If you seek the fountain of youth, check out Fort Dodge, Iowa. When I asked about a single room for the night of August 22, 2016, the Comfort Inn clerk immediately offered me the senior-citizen rate. “It’s our best!” she said.
Less than 90 minutes later, after a short walk to dinner and another short stroll to the grocery store for a libation to accompany my postprandial cigar, another young clerk carded me. Perhaps motivated by my confused countenance, she said, “You look young!” And then she scanned that funky black-and-white checkerboard matrix on the back of my driver’s license.
It’s possible that this was store policy for everyone purchasing alcohol. I didn’t wait around for the next suitable customer to confirm this. A bit unnerved at having lost more than 40 years in little more than an hour, and worried about my brown paper bagged Heineken getting warm, with long, determined strides I walked directly to the mirror in my room. There, as I have for about a decade now, I saw the face of my father, when he was in his late 50s, before prostate cancer started to age him.
“So much for the fountain of youth,” I said to my reflection.
Ultimately, this was a relief. The idea of resetting my life to an age worthy of being carded and having to live it over again is more unsettling to me than the reality that, if all goes well, my ultimate expiration date is but a decade or three away. But the experience in Fort Dodge planted a bean of reflection in my brain that has been growing slowly since then, sprouting questions about self-image, how others see me, and how I see myself.
The images coalesced not long ago on a sunny morning when I was walking to the bank and post office. My shadow preceded me, stride for stride. It was an accurate outline, but what filled it was the surface over which it traveled, sidewalk, street, dirt, and grass. It is surely how others see me, in the context of their environment, be it a motel or grocery store.
My outline is the same when I gaze into the mirror to scrape the little hairs off my face, and so is are the details that fill it. Regardless of the effects of time and gravity, I’ve never assigned this reflection a specific age. (Am I the only one who feels ageless, because I’m unsure how I should be, feel, and act as my chronological countdown increases?)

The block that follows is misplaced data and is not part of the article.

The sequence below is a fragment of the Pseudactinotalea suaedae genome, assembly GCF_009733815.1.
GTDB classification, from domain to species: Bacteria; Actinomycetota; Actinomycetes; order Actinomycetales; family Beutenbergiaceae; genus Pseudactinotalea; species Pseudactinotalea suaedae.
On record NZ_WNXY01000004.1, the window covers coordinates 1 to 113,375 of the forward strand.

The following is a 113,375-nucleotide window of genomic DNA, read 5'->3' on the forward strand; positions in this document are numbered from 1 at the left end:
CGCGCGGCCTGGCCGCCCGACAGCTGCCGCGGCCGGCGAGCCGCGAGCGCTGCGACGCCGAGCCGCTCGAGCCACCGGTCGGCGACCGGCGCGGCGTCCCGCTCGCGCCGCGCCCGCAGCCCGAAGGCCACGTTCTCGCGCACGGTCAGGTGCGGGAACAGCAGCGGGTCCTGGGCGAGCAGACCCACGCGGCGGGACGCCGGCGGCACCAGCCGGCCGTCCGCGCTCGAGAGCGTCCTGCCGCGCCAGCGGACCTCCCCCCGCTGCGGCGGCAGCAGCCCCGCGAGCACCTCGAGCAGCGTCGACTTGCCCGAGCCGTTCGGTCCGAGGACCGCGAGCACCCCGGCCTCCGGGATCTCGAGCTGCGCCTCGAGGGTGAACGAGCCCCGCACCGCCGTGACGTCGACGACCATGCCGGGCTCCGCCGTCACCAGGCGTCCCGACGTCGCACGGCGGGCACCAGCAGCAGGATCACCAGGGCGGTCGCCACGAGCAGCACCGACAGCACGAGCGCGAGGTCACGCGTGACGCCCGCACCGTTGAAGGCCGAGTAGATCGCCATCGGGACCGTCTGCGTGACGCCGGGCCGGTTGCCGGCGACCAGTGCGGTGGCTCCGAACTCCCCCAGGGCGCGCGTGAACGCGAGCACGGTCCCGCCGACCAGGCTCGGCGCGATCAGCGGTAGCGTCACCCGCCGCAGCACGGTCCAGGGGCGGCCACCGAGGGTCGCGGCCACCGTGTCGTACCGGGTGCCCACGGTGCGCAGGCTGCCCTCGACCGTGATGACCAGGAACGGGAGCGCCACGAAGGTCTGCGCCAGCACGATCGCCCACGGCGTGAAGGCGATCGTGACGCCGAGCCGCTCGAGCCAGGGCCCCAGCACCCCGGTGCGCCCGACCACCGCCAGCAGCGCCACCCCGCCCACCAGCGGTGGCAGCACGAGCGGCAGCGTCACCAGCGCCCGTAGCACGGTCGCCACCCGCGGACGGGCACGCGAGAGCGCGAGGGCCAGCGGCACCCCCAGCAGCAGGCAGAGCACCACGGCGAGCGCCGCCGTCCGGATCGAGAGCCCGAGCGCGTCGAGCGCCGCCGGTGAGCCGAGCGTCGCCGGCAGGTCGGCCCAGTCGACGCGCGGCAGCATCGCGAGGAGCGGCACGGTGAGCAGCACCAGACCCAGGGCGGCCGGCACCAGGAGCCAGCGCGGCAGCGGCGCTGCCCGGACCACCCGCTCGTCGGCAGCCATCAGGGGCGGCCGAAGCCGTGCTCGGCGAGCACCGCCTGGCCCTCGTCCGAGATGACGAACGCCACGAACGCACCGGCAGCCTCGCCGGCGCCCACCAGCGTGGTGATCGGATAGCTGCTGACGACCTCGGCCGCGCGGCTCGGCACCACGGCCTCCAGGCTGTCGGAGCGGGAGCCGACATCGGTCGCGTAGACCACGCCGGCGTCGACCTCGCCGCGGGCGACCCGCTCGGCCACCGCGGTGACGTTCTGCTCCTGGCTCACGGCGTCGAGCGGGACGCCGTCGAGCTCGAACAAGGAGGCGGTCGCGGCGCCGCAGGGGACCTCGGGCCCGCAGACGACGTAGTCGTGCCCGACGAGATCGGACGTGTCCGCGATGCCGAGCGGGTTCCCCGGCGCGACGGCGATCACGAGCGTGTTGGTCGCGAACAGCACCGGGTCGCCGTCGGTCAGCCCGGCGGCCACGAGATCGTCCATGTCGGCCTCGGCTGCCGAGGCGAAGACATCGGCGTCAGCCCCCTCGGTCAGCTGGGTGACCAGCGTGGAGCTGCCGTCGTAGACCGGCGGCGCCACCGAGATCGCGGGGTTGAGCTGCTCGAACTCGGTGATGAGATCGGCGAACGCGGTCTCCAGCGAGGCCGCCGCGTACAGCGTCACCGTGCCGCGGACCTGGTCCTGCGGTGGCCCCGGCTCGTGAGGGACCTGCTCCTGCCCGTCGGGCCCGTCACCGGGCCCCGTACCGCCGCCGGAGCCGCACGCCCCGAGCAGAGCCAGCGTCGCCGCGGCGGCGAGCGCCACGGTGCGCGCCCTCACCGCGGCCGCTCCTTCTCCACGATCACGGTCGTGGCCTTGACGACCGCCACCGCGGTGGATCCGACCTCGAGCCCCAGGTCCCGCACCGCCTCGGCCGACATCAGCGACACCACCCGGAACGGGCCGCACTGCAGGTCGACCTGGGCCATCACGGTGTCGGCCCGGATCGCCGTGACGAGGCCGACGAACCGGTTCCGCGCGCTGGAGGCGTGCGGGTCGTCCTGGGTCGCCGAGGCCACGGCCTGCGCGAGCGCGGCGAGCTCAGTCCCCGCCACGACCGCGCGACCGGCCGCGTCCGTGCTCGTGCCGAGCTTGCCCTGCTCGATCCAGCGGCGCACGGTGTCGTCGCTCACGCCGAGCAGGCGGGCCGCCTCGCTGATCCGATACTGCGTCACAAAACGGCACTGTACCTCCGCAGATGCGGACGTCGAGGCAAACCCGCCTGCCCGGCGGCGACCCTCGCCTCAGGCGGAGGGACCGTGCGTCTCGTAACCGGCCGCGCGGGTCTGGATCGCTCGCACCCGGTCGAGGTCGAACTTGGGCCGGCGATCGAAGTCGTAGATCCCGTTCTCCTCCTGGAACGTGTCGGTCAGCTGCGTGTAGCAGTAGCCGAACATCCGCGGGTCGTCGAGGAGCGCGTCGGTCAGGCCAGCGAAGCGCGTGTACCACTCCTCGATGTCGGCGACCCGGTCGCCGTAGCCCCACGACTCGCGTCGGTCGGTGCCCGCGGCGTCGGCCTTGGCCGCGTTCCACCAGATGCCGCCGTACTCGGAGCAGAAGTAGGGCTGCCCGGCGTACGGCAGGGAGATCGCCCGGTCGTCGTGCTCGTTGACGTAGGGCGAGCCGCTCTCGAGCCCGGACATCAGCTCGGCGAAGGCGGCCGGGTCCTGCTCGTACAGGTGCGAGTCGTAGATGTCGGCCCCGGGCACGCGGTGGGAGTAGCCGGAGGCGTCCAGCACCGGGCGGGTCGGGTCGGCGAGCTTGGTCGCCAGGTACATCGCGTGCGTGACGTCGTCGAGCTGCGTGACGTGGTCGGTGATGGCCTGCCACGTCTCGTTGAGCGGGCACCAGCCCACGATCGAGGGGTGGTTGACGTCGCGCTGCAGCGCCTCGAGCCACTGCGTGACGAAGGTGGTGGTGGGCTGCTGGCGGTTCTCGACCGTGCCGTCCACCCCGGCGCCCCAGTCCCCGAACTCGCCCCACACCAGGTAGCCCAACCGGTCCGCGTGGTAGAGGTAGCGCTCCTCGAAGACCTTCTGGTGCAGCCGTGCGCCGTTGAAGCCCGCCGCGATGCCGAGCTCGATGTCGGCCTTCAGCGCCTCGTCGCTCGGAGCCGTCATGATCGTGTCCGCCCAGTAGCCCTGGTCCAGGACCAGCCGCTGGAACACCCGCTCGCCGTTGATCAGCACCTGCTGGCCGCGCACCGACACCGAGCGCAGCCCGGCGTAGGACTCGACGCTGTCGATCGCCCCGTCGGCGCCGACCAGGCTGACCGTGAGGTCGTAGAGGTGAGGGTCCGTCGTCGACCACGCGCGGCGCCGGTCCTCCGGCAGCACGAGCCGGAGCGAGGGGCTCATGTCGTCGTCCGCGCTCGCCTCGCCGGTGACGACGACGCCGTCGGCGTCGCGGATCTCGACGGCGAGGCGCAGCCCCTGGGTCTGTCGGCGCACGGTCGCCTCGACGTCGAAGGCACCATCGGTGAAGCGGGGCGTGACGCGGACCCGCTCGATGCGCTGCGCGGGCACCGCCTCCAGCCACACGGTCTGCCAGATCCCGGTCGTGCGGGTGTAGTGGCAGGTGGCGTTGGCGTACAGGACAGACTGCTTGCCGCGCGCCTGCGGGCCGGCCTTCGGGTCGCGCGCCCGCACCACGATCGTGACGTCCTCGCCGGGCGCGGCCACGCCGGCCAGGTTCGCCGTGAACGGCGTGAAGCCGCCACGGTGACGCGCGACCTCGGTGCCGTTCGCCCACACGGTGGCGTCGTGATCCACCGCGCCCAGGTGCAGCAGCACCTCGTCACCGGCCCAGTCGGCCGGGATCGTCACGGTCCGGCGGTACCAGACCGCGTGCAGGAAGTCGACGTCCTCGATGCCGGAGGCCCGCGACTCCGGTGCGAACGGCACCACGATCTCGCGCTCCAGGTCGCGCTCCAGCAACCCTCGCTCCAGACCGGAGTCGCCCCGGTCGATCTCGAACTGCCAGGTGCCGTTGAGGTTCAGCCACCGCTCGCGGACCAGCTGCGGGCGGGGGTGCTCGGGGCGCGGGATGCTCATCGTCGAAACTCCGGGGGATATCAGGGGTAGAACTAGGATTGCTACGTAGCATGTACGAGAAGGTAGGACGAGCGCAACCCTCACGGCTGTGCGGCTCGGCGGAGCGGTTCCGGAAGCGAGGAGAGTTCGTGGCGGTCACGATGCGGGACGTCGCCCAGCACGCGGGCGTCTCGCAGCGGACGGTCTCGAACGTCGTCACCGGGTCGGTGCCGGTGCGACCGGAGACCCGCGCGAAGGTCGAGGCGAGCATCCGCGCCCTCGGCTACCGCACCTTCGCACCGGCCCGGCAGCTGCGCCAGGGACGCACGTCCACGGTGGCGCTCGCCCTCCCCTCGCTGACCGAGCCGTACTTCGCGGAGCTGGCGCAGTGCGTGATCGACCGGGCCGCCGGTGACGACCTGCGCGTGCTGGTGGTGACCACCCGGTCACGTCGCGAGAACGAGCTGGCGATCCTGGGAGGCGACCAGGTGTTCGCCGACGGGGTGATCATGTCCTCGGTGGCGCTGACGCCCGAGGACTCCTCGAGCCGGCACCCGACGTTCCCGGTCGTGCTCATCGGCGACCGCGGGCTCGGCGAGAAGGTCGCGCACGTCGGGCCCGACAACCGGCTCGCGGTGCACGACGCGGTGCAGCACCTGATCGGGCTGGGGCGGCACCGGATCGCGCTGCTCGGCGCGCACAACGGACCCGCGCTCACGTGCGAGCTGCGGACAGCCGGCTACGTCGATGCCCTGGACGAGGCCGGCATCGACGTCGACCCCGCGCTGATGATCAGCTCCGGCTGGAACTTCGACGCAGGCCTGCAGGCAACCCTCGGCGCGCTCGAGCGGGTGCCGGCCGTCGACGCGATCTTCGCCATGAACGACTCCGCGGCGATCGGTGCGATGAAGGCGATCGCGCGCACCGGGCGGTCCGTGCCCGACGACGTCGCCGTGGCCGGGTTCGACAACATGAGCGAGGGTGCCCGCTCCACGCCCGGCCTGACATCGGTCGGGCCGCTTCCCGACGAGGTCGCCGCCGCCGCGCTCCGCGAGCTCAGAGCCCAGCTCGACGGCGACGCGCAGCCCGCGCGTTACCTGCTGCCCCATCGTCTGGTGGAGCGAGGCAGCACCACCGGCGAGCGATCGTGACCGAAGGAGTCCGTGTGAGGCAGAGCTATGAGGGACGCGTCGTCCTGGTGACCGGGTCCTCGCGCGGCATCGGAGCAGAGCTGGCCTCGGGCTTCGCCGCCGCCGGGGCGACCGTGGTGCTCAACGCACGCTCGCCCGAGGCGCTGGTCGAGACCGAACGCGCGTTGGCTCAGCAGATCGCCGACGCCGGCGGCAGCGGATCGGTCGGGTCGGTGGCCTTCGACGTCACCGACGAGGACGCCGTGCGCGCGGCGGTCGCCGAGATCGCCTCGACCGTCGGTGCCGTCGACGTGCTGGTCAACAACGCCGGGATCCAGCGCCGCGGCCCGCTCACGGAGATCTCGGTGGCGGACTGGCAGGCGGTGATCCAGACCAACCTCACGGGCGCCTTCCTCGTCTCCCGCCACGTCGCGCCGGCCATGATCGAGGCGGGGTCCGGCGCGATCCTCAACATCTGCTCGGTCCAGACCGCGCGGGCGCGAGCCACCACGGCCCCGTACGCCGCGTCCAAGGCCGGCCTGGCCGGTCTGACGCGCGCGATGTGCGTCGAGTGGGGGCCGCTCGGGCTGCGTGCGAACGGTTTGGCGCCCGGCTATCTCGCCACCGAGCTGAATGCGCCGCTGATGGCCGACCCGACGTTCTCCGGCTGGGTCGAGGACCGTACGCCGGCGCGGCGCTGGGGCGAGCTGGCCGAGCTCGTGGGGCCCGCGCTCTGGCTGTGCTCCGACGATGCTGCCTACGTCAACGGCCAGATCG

Paddling around this pool of solipsism I quickly realized that how one perceives an outline’s filling applies equally to small towns. Williams, Arizona (population 3,023), immediately came to mind. It was one of my favorite towns on Route 66. What made it special was not the Canyon Club, where Jackie, the boisterous, blonde, and bawdy barkeep in her tank top and jeans, gave Ed and me some sights to see. Nor was it the superb dinner we had at the Station 66 Italian Bistro, with its craft beer and courtyard guitarist singing, “God is great, beer is good, and people are crazy.” It was the Laundromat.
Main Street is the William’s face to the world; from end to end, it is primped and painted and pointed at those seeking a nostalgic glimpse at Route 66. Like us, many people visit after peering into the nearby Grand Canyon.
Washing clothes at 8:17 on Sunday night was sitting on the backside of a two-way mirror that reflected the character of the good people of Williams. Life doesn’t any more real than carting your dirty clothes to the Laundromat. Rather than voyeurs, like everyone else there, Ed and I wanted nothing more than clean clothes.
The overseer, a bearded 40-something guy wearing Army-issued camouflaged pants, said with undertone of congratulations that we’d just made it. A sign explained. Because the facility closed at 10 p.m. on Sunday, its patrons could not fill and fire up a washer after 8:30 p.m.
The place opened at 6 a.m. I know this because at 9 p.m. a young man with a neatly trimmed Vandyke beard, Iberian features, and a Spanish accent popped in to count the available washers. The overseer, who stopped his nonstop cleaning, pointed to the sign, answered the man’s question about opening, and then went back to work. Clearly, the visitor had been celebrating on Main Street. “I’ll be back, if I’m awake.”
The place was busy. Ed and I were not the endpoints on the spectrum of age or race, and we weren’t the only ones working on laptops while our clothes went round and round. People nodded friendly hellos as we passed and then went back to what they were doing. At the folding tables, they worked side-by-side with elevator politeness, offering a quick apology when elbows inadvertently met. Two women were folding sheets in the aisle; they may have been friends, or maybe just helpful neighbors. Everyone ignored the boisterous kids who raced around the room, carefully avoiding wire wheelie bins full of clothes awaiting a dryer or folding.
When I think of my time in Williams now, what stands out is the Laundromat. Don’t get me wrong, I enjoyed my time in the shadows of Main Street, but the truest reflection of the town and its people were most clearly seen—and appreciated—as we waited for a washer to rinse away the week just ended.